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which we are required to rejoice; the result of the Wisdom, Power, and Goodness, which constitute the Perfect Character of this glorious Being. No man can be contented, who does not believe, that the administration, by which all his own interests, both personal and social, are ultimately to be decided, is both just and benevolent. The state of things, with which we are immediately concerned, is mysterious and distressing. The mysteries we cannot unravel: the distresses we often find it dif. ficult to bear. Both, united, must frequently be insupportable, unless we could confide in the Wisdom and Goodness of Him. who controls the Universe, as furnishing sufficient assurance, that they are right and good in themselves, and will in the end be shown to be right and good. The reality, and excellence, of the Divine Government, therefore, must indispensably be objects of a steady faith to a contented mind. 2. Contentment involves a humble Hope, generally existing. that We are interested in the Divine Favour. We suffer many evils in the present world. Philosophy bids us suffer them with firmness; since they cannot be avoided ; and since impatience and sinking under them will only make them heavier. I am not disposed to deny the prudence, or even the propriety, of this precept. It may be, it usually is, true, that we lessen the degree of our sufferings by resolving firmly to endure them. But it is equally true, that the immoveable nature of evils is no cause of Contentment. On the contrary, it is always the most distressing consideration, which can attend them. This, however, is the only support, which Philosophy can give to the sufferer. No motive can rationally make us willing to suffer. There is no virtue in suffering evil for its own sake. All rational submission to evil arises from the consideration, that God wills us to suffer, as the proper reward of our sins, and as the means of promoting his Glory, and the good of ourselves or others; of others alway, and of ourselves, if we do not prevent it by our disobedience to his pleasure. This motive to Contentment, Christianity holds out to its disciples, invariably, by pointing their attention, and their faith, to the government of God. The hope of an interest in his favour, Christianity, also, regularly inspires, by presenting to them all the promises of infinite Mercy through the Mediation of Christ. Without such a hope, the ills of life would often overcome the equanimity of such minds, as ours. The outcast would be feebly supported by an assurance, that he could obtain no relief for his sufferings; and the martyr, by being told, that his flames could not be extinguished. In the hope of the divine mercy, a remedy is found for every present evil; and he, who exercises it, will naturally summon all his powers to sustain, with serenity, distresses, which, although grievous for the present, will operate as the means, and terminate in the enjoyment, of everlasting good. 3. Contentment involves a Conviction, that it is both our Duty, and our Interest, to acquiesce in the divine dispensations. With the dispositions, already mentioned, it may be regarded as a thing of course, that such a conviction will prevail in the mind. If God is the universal Ruler; if his government is the result of infinite excellence ; if what he does, or permits to be done, is right in itself, and will hereafter appear to be right; if we are furnished with a humble hope of an interest in his favour; then, however mysterious and perplexing the events of divine providence may be, and however distressing to us, we, still, shall see, and feel, abundant reason to be satisfied. We shall readily admit, that the most untoward events, the most difficult to be reconciled with our apprehensions of wisdom and goodness, are difficult only in the view of creatures, whose minds are limited, like ours. We shall believe, that they are perplexing, only because we cannot explain them; that they seem wrong, only because we cannot understand them. With such views, we shall cheerfully resign the Government of the Universe into the hands of its Maker, and wait for the removal of our own perplexities, until the day when the mystery shall be finished, when God shall appear just in judging, and clear even in condemning. 4. Contentment implies a Cordial Acknowledgment, that we are unworthy of the mercies which we receive. There are in the present world many afflictions. If we are guiltless beings; our sufferance of them must be unmerited; and the communication of them to us by our Creator is irreconcileable with all our ideas of equity. If we admit God to be just; we are obliged also to admit, that ourselves are sinners. If we are not sinners, but are unjustly distressed; there is no reason, why we should be contented with our situation. No being can be bound to be contented with injustice. But if we are sinners; we can have no claim to any favour. If we are conscious, that we are sinners; we shall see, that we have no such claim. We shall see, that, however small our blessings may appear, God hath not dealt with us after our sins, nor rewarded us according to our iniquities. Enjoyments, in the view of a mind thus attempered, will all appear to be mere gifts of Sovereign Goodness, mere emanations of benevolence, to a being, destitute of any claim to the favour of God. Without such views, seated in the heart, and controlling its affections, it appears to me impossible, that such a being, as man, should be contented. 5. Contentment involves a disposition steadily to mark the daily mercies of God. The great body of mankind seem to regard their enjoyments either as things of course; or as acquisitions, made by their own ingenuity, and efforts. With such views it seems impossible, that they should consider them as blessings. Their afflictions, on the contrary, they appear to consider as mere hardships; partly as injuries, done to them by their fellow-men, and partly as vexatious and unlucky events, brought upon them by, they know not what, untoward chance, or evil destiny. Accordingly, in their hours of complaining, they customarily pronounce themselves to be ill-starred; unlucky; unfortunate ; persecuted by ill-fortune; plagued; and harassed; and, what is very remarkable, never speak of themselves as chastised or afflicted by God. According to their own account, their enjoyments are accidents, and acquisitions; not blessings: and their sufferings are calamities; not judgments of God. Multitudes also, who do not go all this length, suffer the mercies, which they daily receive, and these both invaluable and numberless, to pass by them in a great measure unregarded. Converse with these men on this subject; and they will readily acknowledge, that all their enjoyments are gifts of God, and in no sense merited by themselves. Still, from their ordinary conversation, and conduct, it is evident, that such acknowledgments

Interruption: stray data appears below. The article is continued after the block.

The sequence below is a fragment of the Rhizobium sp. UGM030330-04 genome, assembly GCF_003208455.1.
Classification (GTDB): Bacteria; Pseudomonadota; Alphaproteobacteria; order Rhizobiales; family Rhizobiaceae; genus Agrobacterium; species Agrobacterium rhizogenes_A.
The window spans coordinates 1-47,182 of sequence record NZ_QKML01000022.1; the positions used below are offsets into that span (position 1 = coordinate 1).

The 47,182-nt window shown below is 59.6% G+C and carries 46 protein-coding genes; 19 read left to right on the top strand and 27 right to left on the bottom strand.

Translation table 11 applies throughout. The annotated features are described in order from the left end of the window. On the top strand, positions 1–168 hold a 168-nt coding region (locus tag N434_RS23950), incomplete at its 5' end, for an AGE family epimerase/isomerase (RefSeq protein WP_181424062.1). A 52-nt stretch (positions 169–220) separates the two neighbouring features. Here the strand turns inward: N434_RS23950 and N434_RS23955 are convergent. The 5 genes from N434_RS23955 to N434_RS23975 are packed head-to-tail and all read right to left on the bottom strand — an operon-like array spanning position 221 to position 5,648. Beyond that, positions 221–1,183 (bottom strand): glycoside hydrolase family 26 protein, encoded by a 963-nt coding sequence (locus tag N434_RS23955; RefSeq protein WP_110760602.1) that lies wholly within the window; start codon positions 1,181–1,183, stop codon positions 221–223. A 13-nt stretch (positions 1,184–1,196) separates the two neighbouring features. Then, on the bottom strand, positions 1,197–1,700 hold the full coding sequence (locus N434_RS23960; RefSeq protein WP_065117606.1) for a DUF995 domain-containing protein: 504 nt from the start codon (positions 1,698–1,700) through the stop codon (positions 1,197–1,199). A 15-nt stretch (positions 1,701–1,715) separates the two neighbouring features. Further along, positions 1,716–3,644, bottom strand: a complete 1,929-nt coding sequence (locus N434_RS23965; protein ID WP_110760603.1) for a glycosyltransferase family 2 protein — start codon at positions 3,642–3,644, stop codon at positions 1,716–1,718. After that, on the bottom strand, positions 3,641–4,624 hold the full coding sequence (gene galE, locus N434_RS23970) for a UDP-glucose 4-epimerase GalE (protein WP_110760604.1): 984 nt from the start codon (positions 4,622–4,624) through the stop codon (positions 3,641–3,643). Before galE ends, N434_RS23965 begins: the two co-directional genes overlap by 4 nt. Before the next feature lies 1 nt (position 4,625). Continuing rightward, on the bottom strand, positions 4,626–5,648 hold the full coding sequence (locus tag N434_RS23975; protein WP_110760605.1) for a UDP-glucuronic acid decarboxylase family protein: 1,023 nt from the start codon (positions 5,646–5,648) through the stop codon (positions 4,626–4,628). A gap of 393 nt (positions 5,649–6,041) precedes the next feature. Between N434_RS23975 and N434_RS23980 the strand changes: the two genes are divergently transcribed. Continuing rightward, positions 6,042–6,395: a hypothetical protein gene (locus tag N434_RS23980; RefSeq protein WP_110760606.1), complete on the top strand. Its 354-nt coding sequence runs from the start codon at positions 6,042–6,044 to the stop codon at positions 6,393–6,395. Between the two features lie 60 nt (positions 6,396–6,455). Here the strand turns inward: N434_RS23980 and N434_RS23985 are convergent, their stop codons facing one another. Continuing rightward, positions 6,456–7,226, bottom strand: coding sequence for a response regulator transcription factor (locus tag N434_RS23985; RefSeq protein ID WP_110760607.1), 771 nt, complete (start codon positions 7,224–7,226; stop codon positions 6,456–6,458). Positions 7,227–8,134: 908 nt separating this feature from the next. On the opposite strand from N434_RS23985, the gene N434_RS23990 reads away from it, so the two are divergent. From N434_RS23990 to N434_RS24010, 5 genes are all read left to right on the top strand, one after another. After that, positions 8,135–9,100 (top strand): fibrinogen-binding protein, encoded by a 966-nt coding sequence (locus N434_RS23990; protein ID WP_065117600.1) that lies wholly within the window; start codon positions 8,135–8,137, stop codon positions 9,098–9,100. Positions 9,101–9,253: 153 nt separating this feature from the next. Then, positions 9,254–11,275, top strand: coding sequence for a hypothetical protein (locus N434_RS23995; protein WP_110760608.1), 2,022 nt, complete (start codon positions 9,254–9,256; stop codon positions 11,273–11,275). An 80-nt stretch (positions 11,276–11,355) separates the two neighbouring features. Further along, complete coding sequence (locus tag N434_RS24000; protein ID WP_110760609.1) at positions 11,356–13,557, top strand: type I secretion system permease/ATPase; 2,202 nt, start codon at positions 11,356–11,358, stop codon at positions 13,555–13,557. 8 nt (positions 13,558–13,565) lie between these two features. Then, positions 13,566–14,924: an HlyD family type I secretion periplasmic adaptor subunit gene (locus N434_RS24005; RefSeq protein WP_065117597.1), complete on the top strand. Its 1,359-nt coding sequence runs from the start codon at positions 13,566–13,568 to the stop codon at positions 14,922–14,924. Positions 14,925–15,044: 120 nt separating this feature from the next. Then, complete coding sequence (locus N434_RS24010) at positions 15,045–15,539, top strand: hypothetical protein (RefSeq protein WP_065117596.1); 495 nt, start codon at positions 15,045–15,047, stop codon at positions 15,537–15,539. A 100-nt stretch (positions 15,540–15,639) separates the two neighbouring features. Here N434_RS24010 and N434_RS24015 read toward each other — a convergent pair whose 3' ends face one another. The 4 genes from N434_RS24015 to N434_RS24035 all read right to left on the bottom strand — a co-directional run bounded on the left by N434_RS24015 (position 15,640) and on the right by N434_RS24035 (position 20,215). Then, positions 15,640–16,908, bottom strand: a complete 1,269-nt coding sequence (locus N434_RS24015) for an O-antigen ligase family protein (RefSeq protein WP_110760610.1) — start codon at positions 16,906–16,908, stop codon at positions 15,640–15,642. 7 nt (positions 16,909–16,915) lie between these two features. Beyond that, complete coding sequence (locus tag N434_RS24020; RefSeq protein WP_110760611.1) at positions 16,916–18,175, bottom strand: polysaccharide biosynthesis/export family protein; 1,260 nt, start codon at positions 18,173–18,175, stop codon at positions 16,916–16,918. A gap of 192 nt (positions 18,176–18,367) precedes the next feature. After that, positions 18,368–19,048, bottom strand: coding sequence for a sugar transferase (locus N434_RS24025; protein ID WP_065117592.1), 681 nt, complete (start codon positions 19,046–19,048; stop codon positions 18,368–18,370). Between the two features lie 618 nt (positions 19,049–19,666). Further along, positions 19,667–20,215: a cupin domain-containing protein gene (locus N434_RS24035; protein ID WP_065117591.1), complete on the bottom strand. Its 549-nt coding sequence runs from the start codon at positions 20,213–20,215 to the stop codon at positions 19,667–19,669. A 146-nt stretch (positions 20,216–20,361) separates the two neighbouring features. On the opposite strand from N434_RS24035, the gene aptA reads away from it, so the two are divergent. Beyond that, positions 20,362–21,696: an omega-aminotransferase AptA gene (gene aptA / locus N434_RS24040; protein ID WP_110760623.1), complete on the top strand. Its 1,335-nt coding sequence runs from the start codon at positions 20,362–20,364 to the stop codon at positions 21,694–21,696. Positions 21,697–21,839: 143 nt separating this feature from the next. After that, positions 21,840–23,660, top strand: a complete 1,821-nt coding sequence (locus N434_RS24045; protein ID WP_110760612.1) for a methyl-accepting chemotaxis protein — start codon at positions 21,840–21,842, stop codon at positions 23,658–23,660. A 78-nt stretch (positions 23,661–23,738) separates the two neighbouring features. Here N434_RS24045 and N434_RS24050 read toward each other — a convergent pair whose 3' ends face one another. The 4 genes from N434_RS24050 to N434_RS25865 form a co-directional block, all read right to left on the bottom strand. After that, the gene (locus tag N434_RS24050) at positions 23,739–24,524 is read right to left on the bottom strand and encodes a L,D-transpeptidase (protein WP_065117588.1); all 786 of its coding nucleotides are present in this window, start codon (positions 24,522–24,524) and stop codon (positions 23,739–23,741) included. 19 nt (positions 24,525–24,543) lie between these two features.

are no part of the current state of their minds. From their obvious indifference, from their regardless inattention, amid the common and most necessary blessings of life, it is undeniably certain, that they are scarcely conscious even of the existence, much less of the Source, of these blessings. Were these persons to number their enjoyments; they would be astonished to find their amount. Were they to estimate them ; they would be equally astonished to perceive their value. Were they to examine their own character; they would be amazed, that blessings of such value, and of such an amount, were bestowed on themselves. The man, who actually adopts this conduct, will soon discern in the importance, and number, of his enjoyments, and in his own undeserving character, ample reasons, not only for being satisfied, but also for being grateful. On the one hand, he will admire that Divine Goodness, which is manifested to him every hour in so many forms; and will wonder, on the other, that it should be manifested to so guilty and undeserving a creature. So long as we do not perceive these facts; and, unless we mark them, we shall not perceive them; it seems impossible, that we should possess a contented spirit. 6. Contentment involves the JModeration of those desires, which are directed to worldly enjoyments. There are two modes, in which mankind seek happiness; Indulging their wishes, and seeking to find objects, sufficient in their nature and number to gratify them; and Confining their wishes by choice, and system, to a moderate number of objects, and thus preparing themselves to find their enjoyment in such objects, as, in the ordinary course of things, they may rationally expect to obtain. The former of these modes is generally pursued by mankind. Still, it is palpably unwise; full of danger; and regularly attended by disappointment, mortification, and distress. Every man, who adopts it, will be compelled to learn, that the state of this world is altogether unsuited to satisfy numerous and eager desires. The enjoyments, which it furnishes, are comparatively few, and small. They are incapable, therefore, of fulfilling the demands of numerous and extensive desires. At the same time, he will find his desires enlarging incomparably more, and inVol. IV. 51

creasing incomparably faster, than their gratifications. A rich man covets property with far more greediness, than the possessor of moderate wealth. He, who has entered the chase for fame, power, or pleasure, will find his wishes become more vehement, as well as more expanded, by every new instance of success; and will soon perceive, that, what he once thought to be sufficient good, has ceased to be good at all. If he gains all that he pursues; he will, therefore, be continually less and less satisfied; and, while he snatches on the right hand, and devours on the left, he will still be hungry in the midst of his gluttony and plunder. Incomparably more wise, and hopeful, is the latter of these modes. The wishes, which are directed to wordly enjoyments, can be controlled, to an indefinite degree, by reason, firmness, and regular pre-concertion. In this case, the mind, demanding only moderate enjoyments, may ordinarily be in a good measure satisfied: for, moderate enjoyments not only exist in our present state, but are commonly attainable, without much difficulty, by the great body of mankind. Our wishes, in this case, are suited to our circumstances. As, therefore, our enjoyment is commensurate to the satisfaction of our wishes; so, when our wishes are moderate, the moderate enjoyments, which this world supplies, will furnish us with sufficient gratification. Without this moderation of our desires, Contentment cannot exist. An eager pursuit of earthly good would make an Angel discontented. Wehement desires, ungratified, are sure and copious sources of misery. The demands of enjoyment in the mind, which cherishes them, are too high to be satisfied by any thing, which this world has to give. The mind seeks for enjoyment, not with the spirit of a rational, industrious man, but with that of a miser; and cries unceasingly, “Give, give;” but, whatever may be its acquisitions, is never sufficiently satisfied to be able to say, “It is enough.” 7. Contentment involves Self-approbation. .” All enjoyment commences in the state of the mind itself. When that is disturbed, no external gratifications can be relishcd, or regarded. No seasoning, no daintiness, will enable him, who is languishing under a fever, to relish even the choicest